Remember His Name

By Christina Fuoco-Karasinski

David Crosby shares his love of music with his son and their audiences

David Crosby doesn’t necessarily feel comfortable doing interviews, but he reserves comment until the end of the talk.

“I’m sorry,” he says. “My music speaks for me better than I do.”

Crosby needn’t apologize. During a 20-minute conversation, he covers a slew of topics, ranging from the reunion with his son/keyboardist, James Raymond, to the documentary, “David Crosby: Remember My Name” by Cameron Crowe.

The two-time Rock and Roll Hall of Famer and co-founder of the Byrds and Crosby, Stills & Nash, Crosby will be joined by Raymond when he plays the Celebrity Theatre on Thursday, September 12. This rest of his band is bassist Mai Leisz (pronounced “lease”), drummer Steve DiSanislao, guitarist Jeff Pevar and keyboardist/vocalist Michelle Willis.

Together, they will promote Crosby’s album “Sky Trails,” and play other songs from across his catalog.

“The band starts with the keyboard player. He’s my son,” Crosby says proudly. He hasn’t publicly named Raymond’s mother, with whom he gave the baby up for adoption in the 1960s.

“He was about to have his first child and he went looking to find out who his genetic parents were. It was a total gift. It turns out he’s a better musician than I am.”

Crosby calls Raymond a “stunning writer” with whom he has worked since they were brought together. As a matter of fact, Crosby says, the father and son had just taken a break from songwriting.

“We just have an incredible partnership,” Crosby says. “We teamed up with Jeff Pevar, who’s an amazing guitar player, nothing less. He’s a good singer and a good writer. We perform together as CPR. Jeff is in the band also.

“James brought his lifelong friend, Steve DiSanislao, as the drummer. Steve is now David Gilmour’s drummer He’s a very sought-after musician. Then there’s the bassist, Mai Leisz. She’s from Estonia, and a girl who’s in both of my bands who’s such a good singer, Michelle Willis. She plays keyboards, too.”

Released in 2017, “Sky Trails” is Crosby’s sixth solo album. Overseen by Raymond, the project sports sophisticated, jazzy arrangements. Highlights include the Steely Dan-ish “She’s Got to be Somewhere,” “Before Tomorrow Falls on Love,” co-written with Michael McDonald and “Amelia,” Joni Mitchell’s 1976 reflection on the incompatibility of art and love. Crosby’s political side is represented by “Capitol.”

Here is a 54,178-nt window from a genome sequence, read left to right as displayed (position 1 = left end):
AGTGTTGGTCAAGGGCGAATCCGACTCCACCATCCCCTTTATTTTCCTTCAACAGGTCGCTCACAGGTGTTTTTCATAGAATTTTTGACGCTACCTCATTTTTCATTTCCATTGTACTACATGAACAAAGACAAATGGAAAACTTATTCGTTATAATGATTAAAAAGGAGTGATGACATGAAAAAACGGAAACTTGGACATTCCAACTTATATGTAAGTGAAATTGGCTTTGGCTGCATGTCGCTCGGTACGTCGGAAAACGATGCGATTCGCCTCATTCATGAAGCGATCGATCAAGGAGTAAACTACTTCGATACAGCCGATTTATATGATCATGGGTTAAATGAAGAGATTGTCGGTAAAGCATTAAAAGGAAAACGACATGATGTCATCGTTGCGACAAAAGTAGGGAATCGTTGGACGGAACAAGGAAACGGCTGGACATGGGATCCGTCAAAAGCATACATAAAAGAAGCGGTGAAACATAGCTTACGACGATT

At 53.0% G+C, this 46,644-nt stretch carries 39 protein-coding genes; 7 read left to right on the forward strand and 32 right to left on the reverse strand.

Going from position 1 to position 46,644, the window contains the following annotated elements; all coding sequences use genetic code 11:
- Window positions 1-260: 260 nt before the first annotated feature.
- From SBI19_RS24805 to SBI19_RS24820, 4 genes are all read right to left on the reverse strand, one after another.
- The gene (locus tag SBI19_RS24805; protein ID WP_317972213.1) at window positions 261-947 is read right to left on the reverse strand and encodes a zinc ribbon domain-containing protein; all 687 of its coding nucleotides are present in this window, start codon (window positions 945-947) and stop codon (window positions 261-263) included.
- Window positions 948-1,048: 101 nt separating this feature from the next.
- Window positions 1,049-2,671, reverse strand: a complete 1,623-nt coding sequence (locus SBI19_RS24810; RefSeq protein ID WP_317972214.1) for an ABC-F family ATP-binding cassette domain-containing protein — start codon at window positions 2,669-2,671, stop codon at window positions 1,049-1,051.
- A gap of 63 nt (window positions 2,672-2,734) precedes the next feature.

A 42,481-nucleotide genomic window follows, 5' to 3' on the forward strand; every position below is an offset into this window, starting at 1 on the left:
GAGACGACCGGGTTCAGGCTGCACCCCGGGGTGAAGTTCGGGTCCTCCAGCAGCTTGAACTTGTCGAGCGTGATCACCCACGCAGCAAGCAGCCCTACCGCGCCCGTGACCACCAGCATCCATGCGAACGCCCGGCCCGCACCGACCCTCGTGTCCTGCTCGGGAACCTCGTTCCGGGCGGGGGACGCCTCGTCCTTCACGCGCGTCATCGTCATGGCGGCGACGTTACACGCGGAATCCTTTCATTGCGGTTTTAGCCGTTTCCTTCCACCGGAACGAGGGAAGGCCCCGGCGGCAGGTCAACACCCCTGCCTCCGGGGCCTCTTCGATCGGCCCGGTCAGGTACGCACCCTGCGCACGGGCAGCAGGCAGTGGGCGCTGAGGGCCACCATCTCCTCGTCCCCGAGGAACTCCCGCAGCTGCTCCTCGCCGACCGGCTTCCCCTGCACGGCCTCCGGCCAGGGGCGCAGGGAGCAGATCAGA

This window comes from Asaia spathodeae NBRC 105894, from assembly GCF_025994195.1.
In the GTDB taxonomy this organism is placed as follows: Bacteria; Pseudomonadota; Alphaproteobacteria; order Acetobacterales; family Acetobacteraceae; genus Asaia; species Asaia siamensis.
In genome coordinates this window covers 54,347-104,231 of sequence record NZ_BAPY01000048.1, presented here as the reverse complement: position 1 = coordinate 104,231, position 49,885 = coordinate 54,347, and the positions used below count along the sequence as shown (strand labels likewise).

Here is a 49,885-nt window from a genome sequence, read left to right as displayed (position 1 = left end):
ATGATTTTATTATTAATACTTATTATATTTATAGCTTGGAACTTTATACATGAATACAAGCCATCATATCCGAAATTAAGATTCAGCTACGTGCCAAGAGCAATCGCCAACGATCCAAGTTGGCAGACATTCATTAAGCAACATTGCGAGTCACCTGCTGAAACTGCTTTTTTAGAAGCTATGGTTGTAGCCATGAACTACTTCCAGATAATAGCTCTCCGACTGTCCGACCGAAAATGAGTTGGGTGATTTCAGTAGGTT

Crosby says Raymond is also responsible for another album he’s made in the last five years, “Croz.”

“They are two of the best records I’ve ever made in my life,” Crosby adds. “They’re stunners. I shouldn’t be the one saying this, but they are amazing records.”

Crosby and Raymond are both jazz-influenced musicians who enjoy playing complex material. The imagery comes through when they’re together.

“We love writing and we are good at it,” he says. “We have a really good time when we do it. When I found out he was a musician and could write music, I took a set of words to him about Jim Morrison and a song I’d written called ‘Morrison.’ It was so good. He pulled a cassette tape out, put it in his truck and played it for me. I felt I died and gone to heaven. It was so good.”

The two perform “Morrison” with CPR.

Crosby’s tale has been told through the eyes of Crowe in “David Crosby: Remember My Name,” which was released on July 19. The producer and Crosby are longtime friends.

“You know the movie ‘Almost Famous’?” he asks. “We were the band. He was the kid.

“The documentary is amazing for a couple reasons. He’s very good at it and he’s a brilliant filmmaker. He’s known me since he was 16 years old. He knows all of it — everything; the good, the bad and the ugly. He knows the whole deal. He and I didn’t want to hide anything. We knew it would be painful. We went deeper than we thought we were going to go.”

Crosby says the result is a “remarkably honest piece of work.” The painful truths of his health issues, the dissolution of Crosby, Stills and Nash, and his music make the film stand out.

“It’s hard being naked in public,” he says. “But I was safe in the sense they would be honest. They wouldn’t cover anything up. I had a confidant in (director) A.J. Eaton and Cameron going in. It mattered to them that we be honest as much as it mattered to me, which I hadn’t found before.”

Still, through his decades-long career, Crosby doesn’t feel like anything special.

“I don’t feel like a celebrity,” Crosby says surprisingly. “I do really love making music, though.”